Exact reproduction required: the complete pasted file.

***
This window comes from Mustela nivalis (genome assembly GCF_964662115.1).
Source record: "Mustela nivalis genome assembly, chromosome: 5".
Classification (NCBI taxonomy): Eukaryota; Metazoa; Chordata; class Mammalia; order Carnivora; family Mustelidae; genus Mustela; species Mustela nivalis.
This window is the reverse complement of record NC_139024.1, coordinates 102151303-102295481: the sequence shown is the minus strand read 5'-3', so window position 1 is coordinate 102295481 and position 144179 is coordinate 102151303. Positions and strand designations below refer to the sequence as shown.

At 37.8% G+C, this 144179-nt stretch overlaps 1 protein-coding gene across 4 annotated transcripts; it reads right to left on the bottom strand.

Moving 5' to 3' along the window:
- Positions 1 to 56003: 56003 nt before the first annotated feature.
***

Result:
This window comes from Mustela nivalis (genome assembly GCF_964662115.1).
Source record: "Mustela nivalis genome assembly, chromosome: 5".
Classification (NCBI taxonomy): Eukaryota; Metazoa; Chordata; class Mammalia; order Carnivora; family Mustelidae; genus Mustela; species Mustela nivalis.
This window is the reverse complement of record NC_139024.1, coordinates 102151303-102295481: the sequence shown is the minus strand read 5'-3', so window position 1 is coordinate 102295481 and position 144179 is coordinate 102151303. Positions and strand designations below refer to the sequence as shown.

At 37.8% G+C, this 144179-nt stretch overlaps 1 protein-coding gene across 4 annotated transcripts; it reads right to left on the bottom strand.

Moving 5' to 3' along the window:
- Positions 1 to 56003: 56003 nt before the first annotated feature.